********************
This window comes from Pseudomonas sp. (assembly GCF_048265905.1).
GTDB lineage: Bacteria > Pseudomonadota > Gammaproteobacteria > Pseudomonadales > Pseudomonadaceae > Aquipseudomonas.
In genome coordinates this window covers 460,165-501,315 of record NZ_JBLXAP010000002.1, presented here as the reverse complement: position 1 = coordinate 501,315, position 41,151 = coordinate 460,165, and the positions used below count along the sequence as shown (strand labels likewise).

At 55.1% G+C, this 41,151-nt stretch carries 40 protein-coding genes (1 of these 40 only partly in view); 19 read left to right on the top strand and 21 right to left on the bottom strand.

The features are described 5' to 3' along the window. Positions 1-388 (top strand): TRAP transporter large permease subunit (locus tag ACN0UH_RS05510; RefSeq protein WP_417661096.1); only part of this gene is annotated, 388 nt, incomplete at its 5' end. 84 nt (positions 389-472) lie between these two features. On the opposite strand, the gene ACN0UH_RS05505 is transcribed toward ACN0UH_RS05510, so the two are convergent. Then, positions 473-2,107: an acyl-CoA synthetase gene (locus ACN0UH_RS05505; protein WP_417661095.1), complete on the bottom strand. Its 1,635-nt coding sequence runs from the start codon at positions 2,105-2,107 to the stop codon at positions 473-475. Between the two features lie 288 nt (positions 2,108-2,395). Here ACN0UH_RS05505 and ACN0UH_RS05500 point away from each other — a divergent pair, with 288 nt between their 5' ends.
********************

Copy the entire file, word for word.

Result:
This window comes from Pseudomonas sp. (assembly GCF_048265905.1).
GTDB lineage: Bacteria > Pseudomonadota > Gammaproteobacteria > Pseudomonadales > Pseudomonadaceae > Aquipseudomonas.
In genome coordinates this window covers 460,165-501,315 of record NZ_JBLXAP010000002.1, presented here as the reverse complement: position 1 = coordinate 501,315, position 41,151 = coordinate 460,165, and the positions used below count along the sequence as shown (strand labels likewise).

At 55.1% G+C, this 41,151-nt stretch carries 40 protein-coding genes (1 of these 40 only partly in view); 19 read left to right on the top strand and 21 right to left on the bottom strand.

The features are described 5' to 3' along the window. Positions 1-388 (top strand): TRAP transporter large permease subunit (locus tag ACN0UH_RS05510; RefSeq protein WP_417661096.1); only part of this gene is annotated, 388 nt, incomplete at its 5' end. 84 nt (positions 389-472) lie between these two features. On the opposite strand, the gene ACN0UH_RS05505 is transcribed toward ACN0UH_RS05510, so the two are convergent. Then, positions 473-2,107: an acyl-CoA synthetase gene (locus ACN0UH_RS05505; protein WP_417661095.1), complete on the bottom strand. Its 1,635-nt coding sequence runs from the start codon at positions 2,105-2,107 to the stop codon at positions 473-475. Between the two features lie 288 nt (positions 2,108-2,395). Here ACN0UH_RS05505 and ACN0UH_RS05500 point away from each other — a divergent pair, with 288 nt between their 5' ends.